Christmas in summer never really made sense to me, so I am glad that I now live in the Northern hemisphere where we have Christmas in winter. I have never had a barbecue on the beach for Christmas dinner, but I expect a number of people living in Australia have done so. I remember helping my grandmother one year to cook Christmas dinner in her tiny little kitchen on a very hot day. She had a hangover, possibly the first in her life after a party at one of her neighbours the night before. Her head was splitting but she insisted on doing a proper dinner despite the heat.
However the Christmas I remember most is when I was invited to share the festive feast with my cousin Julie and her family. She lived at the time on a farm about 100 miles from Melbourne. I travelled up to wherever it was with her sister Linda the day before. As well as Julie’s family, Linda and myself, the girls’ parents (my aunt and uncle) had come to stay. Goodkness knows how she managed to accommodate us all, but I remember sleeping in a bed in a room of my own. Perhaps her two boys top and tailed in one bed for the night, the sort of thing kids really enjoy doing as they can talk and giggle late into the night. What I do remember is that it was unseasonably cold. All I had was a skimpy little nightie, and I ended up taking a pop bottle of hot water wrapped in a jumper to bed, an improvised hot water bottle, in an attempt to keep warm, as well as wearing socks and another jumper.
We awoke on Christmas morning to another cold day. The sky was grey, and a chill wind had whipped up. Even worse, I woke up with the beginnings of a cold. My nose was streaming and I had not enough tissues, handkerchiefs or anything to mop up with. I felt chilled, achey and pretty disgusting.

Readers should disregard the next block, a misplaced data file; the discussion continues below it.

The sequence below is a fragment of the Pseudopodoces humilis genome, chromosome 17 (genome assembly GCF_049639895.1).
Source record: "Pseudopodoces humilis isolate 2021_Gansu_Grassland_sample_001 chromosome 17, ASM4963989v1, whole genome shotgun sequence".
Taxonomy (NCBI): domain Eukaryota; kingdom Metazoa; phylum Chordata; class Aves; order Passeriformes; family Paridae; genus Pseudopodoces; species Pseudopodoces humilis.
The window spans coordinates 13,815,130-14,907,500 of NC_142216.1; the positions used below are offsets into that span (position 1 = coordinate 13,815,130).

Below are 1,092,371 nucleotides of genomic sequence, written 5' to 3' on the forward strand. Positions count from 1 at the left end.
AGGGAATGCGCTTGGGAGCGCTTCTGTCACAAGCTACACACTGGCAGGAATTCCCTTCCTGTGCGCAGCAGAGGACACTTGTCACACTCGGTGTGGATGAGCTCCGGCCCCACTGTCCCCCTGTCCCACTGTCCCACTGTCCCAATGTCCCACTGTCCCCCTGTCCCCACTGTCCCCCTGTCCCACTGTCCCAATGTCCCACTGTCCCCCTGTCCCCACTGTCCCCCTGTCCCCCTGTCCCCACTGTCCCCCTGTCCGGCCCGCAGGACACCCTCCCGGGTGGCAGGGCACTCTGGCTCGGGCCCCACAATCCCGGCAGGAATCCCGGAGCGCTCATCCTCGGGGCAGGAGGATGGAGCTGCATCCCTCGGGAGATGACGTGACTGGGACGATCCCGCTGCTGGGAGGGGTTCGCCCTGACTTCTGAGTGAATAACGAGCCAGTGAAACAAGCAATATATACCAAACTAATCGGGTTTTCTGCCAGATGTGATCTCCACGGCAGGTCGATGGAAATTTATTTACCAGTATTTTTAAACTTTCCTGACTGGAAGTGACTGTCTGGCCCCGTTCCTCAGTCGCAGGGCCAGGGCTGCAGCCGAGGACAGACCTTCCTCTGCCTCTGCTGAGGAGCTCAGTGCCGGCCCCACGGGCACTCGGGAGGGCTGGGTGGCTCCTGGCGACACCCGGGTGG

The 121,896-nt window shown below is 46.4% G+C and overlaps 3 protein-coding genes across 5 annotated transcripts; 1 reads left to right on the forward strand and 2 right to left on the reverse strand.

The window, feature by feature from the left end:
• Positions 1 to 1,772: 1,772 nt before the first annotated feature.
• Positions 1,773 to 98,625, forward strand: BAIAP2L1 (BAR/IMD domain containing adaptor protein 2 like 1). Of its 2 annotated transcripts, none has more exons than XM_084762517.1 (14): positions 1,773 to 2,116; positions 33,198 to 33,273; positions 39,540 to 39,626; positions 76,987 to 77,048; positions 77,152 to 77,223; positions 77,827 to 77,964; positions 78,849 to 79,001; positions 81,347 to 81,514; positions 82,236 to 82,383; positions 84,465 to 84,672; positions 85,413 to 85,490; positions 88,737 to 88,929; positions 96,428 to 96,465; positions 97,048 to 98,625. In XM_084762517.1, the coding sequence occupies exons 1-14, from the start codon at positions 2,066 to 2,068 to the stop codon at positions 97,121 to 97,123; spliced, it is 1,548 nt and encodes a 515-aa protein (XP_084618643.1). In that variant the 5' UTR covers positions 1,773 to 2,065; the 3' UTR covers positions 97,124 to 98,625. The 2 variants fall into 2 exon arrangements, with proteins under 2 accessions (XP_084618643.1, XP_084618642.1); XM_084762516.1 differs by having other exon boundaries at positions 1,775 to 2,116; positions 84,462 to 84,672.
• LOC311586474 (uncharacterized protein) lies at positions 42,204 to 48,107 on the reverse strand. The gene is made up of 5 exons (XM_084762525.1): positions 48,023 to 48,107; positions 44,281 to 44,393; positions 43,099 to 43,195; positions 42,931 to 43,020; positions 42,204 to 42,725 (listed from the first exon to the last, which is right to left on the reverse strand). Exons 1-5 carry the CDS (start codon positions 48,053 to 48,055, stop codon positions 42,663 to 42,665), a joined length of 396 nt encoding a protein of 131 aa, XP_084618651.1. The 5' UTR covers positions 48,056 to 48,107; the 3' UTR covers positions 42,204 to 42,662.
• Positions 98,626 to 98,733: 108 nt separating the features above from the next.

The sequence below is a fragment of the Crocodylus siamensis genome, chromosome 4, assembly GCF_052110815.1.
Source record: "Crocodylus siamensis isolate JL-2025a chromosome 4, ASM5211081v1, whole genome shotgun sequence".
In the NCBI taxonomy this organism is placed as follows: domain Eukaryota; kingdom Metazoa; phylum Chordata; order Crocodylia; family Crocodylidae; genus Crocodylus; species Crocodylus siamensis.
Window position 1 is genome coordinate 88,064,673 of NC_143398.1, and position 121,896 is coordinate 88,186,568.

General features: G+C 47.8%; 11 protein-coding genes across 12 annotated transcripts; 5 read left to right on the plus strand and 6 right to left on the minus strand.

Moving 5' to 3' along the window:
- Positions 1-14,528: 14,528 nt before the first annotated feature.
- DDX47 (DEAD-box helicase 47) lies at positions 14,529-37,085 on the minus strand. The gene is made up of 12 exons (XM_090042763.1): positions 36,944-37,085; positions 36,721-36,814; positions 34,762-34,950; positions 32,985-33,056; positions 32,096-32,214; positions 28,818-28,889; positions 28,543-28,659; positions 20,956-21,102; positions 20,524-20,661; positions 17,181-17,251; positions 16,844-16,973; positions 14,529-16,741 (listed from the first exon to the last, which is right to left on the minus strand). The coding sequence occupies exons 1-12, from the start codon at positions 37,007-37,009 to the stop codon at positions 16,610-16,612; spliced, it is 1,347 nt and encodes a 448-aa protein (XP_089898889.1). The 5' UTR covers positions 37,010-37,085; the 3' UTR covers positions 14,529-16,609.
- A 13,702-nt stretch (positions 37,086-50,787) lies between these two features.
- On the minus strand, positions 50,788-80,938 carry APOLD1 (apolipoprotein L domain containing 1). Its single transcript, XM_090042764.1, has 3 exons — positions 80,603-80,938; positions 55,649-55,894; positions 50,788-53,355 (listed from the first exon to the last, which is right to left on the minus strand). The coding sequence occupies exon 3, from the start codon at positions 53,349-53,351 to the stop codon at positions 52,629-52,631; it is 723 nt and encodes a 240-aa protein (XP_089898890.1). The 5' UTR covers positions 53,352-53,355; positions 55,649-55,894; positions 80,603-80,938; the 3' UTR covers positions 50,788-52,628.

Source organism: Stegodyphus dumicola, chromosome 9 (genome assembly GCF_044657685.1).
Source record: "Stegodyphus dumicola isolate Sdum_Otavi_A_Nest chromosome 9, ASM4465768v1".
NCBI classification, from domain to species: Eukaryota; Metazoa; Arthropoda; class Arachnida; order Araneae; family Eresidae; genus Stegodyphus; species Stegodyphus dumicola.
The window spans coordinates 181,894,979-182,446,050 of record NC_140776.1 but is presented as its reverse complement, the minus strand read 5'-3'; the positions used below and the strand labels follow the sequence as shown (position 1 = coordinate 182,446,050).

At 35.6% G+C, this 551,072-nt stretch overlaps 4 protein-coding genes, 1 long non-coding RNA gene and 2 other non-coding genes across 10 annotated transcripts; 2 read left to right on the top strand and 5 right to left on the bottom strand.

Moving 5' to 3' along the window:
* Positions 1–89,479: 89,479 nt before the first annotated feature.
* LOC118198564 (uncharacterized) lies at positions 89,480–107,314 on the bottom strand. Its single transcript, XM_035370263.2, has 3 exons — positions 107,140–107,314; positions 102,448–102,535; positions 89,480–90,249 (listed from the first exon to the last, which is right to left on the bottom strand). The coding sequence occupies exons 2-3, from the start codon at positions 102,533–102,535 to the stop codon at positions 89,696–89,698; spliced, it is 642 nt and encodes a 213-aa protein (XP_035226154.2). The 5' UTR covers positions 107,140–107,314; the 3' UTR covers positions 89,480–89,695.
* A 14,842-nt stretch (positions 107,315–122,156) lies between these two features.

Dinner time rolled around, and Julie, expecting a hot day, had prepared cold turkey and salad. She followed this with vanilla ice cream with dried fruits stirred in, a sort of frozen Christmas pudding. I pushed my dinner around my plate. What I could really have done with in my fragile state was a good hot meal.
Then my cousin Linda had a ‘phone call from her husband. At the time they lived on a large plot of land in the middle of nowhere, somewhere in the middle of the state of Victoria. They were assembling a collection of animals in readiness for opening an animal park which they ran for a number of years. Stephen was ringing to say that a fox or some other predator had managed to get into the deer enclosure and had savaged a number of their animals, involving at least one of them having to be put down.
This put us all in a despondent mood. I didn’t feel like staying any longer, and when Linda left I had a lift with her as far as Melbourne where I was living at the time. I spent Christmas night and the next few days in an empty house as my house mates had gone to their respective families. That was probably the most miserable Christmas I have ever spent, and the memory of it makes me thankful for the warm and wonderful Christmases I now have in Wales in the comfort of my own home.
By Karenne Griffin
Last Modified on: 05-11-2015